Piano teaching has been a part of my life since birth (my mother resumed her at-home piano teaching when I was three weeks old) and a part of my professional existence since I was 14 and started giving lessons myself.
Teaching at such a young age provided many lessons to me beyond the usual teenage job learning curve: I had to create invoices, prepare materials, plan learning sequences, discuss the progress of students with their parents, coordinate timetabling, engage in professional development, and so forth. This learning curve was much facilitated by teaching under the watchful eye of a mentor-mother, but even so, these are considerable responsibilities for someone who won’t be allowed to vote for another 4 years.
The most challenging aspect of teaching as a 14 year old was, without doubt, talking with the parents. Fortunately my early students practised well enough, and everyone paid their fees on time, so two of the biggest piano teacher communication challenges weren’t on my early agenda.
What did interest me considerably at this stage, however, were the rationales parents gave for having their children take piano lessons. None of the parents had the least expectation that their children would grow up to be concert pianists (unsurprisingly, seeing as they were trusting their children’s pianistic education to a novice), but they all believed that learning a musical instrument would impart lessons for life. The most usual lesson anticipated by parents was the lesson of self-discipline.
Students who learned to practice each day on the piano would, it was assumed, then transfer this lesson of discipline to any other endeavour in which they might choose to engage throughout the rest of their lives. Of course, parents who truly value self-discipline have been instilling this virtue into their children from the day they are born, and piano lessons are merely another means of engaging medium- to long-term goal setting and accomplishment skills.
During the 80s and the 90s this theme was a parental constant: piano lessons were important as much as anything for the discipline they imparted to children who came within their thrall.
But in the past ten years there has been a massive shift in parental thinking as regards the life lessons that piano lessons can give. These days parents will be more concerned with children learning to think creatively, and with children having a skill they can engage in with others. This trend reflects research showing how making music engages the whole brain as well as a changing societal perception as to the attributes that will contribute to a happy life.
What hasn’t changed is the deep-down conviction that piano lessons are not just for music, they are for life.
My own “piano lessons are for life” epiphany occurred, curiously enough, in an undergraduate harmony class. I was a 16 year old first-year student, and my harmony class was to be the final year that Dr Douglas Mews was to be giving it. Douglas Mews was a well-known name in New Zealand education, having written the definitive classroom textbook on harmony, and I knew my classes would be memorable if for no other reason than they were the last classes Dr Mews would give.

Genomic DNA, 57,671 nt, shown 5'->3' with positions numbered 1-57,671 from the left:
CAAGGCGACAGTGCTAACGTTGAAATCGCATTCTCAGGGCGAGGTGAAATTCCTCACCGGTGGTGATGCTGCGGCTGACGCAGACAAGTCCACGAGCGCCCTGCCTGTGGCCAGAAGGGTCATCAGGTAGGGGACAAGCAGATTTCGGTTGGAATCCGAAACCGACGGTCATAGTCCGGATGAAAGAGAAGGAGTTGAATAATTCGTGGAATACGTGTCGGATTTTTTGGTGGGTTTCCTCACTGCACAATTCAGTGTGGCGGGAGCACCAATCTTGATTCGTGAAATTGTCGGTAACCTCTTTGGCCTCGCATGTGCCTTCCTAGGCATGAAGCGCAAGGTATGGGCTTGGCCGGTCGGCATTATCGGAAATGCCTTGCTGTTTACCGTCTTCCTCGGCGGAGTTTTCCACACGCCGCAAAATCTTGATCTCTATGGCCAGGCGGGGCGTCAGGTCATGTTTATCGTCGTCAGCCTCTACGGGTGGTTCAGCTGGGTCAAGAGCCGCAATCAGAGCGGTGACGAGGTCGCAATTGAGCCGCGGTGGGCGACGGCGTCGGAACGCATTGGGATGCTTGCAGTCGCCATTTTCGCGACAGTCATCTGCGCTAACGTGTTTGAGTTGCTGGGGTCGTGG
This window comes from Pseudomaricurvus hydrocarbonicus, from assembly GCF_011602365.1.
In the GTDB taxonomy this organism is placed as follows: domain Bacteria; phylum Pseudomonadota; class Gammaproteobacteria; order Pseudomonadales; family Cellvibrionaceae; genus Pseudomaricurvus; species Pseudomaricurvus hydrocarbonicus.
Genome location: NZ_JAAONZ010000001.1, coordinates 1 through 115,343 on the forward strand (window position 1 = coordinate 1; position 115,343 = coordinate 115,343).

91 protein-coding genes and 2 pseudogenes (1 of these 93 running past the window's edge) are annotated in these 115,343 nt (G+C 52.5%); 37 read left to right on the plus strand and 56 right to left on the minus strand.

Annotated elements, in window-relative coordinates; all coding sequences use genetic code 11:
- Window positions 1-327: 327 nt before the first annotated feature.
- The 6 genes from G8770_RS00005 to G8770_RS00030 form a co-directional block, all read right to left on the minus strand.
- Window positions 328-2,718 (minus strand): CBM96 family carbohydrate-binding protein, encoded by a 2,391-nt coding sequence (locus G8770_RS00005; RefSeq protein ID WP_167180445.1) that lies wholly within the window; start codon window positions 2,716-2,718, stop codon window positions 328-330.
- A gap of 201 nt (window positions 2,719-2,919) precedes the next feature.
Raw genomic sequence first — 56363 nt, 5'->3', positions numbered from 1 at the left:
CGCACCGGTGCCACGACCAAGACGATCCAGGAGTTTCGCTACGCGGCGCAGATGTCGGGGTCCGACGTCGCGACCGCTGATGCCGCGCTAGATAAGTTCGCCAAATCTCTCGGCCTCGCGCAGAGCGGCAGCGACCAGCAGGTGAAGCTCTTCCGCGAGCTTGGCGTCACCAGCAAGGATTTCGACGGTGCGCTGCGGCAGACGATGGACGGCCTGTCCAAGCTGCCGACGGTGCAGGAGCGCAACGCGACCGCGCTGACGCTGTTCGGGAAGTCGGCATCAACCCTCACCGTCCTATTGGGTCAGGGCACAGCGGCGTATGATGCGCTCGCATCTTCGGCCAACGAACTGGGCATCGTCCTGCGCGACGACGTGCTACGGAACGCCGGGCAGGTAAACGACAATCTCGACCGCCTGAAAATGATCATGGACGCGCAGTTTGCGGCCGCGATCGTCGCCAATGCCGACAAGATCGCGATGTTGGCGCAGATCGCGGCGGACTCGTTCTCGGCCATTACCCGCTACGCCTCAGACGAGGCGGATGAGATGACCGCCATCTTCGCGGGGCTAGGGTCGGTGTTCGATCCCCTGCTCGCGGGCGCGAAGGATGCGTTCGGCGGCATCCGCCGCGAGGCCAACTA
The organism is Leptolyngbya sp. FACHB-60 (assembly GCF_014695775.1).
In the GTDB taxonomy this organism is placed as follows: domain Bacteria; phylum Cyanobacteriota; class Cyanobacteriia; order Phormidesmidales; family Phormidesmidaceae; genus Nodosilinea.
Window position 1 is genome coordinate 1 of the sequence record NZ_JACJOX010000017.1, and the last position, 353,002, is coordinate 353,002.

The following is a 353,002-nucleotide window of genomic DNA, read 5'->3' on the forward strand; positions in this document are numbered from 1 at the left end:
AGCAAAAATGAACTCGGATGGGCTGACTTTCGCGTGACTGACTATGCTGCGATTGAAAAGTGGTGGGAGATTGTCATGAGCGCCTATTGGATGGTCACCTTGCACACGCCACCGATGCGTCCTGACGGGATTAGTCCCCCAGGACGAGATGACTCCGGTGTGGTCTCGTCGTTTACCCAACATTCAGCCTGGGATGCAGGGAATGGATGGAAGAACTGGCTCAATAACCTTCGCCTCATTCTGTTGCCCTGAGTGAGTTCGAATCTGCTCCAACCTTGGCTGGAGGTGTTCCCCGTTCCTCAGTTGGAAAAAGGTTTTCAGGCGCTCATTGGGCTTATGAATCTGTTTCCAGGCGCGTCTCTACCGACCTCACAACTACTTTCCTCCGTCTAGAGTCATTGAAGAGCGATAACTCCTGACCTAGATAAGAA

What I did not anticipate was the extent to which these harmony classes were about how to live life well.
My favourite life lesson from Dr Mews was this: if you come across something or someone once you should make no especial effort to remember it – maybe it’s a completely random occurrence that you and this new thing/person have met; if, however, you come across something or someone a second time you should immediately make every effort to make its/her/his acquaintance thoroughly – these meetings are no accident and you will surely meet a third, fourth and fifth time.
This principle is excellent for mastering harmonic language in music, and just as superb for managing one’s interpersonal experiences. In short, it’s a lesson for life, well-taught by Dr Mews in my first year harmony class, immediately ringing true in terms of its musical application, and proving itself over and over as I have applied it in everyday circumstances.
After this particular harmony class I found myself changing the way I approached the piano lessons I was giving. Much of the time a lesson might be concerned with minutiae of piano performance, finding a way to tuck a thumb comfortably beneath the hand, exploring how finger shape alters tone, mastering a chord progression or understanding a new notation. But each and every piano lesson was also about life. Voicing is not just about creating a beautiful sound, it’s about appreciating how conversations work by paying attention to one voice at a time; form is not just about how a composer has structured the work, it’s about how we can make sense of our experiences; scales are not just tedious exercises to be prepared for examinations, they are palettes of possibility, demonstrating the power that limitations can unleash as well as the tedium that repression can enforce.
A student once said to me “You don’t just compose music, you compose everything!” after seeing the meal I had prepared for my family that night. That too, is a lesson to be taken away from the piano: life is not for following instructions, but rather principles.
Related to this idea: the page is the start, not the end – you cannot predict what people will do with your music, and they cannot predict what you will do with theirs, but either way it’s all just stuff someone’s made up to make sense of the world they live in, to make themselves feel better about the world and themselves, a way of dealing with their disappointments, fears, exhilarations and satisfactions.
Remembering this lesson gives piano students a template for dealing in a positive fashion with the gossip, rumour and outright lies that litter teenage and adult relationships.
To be continued….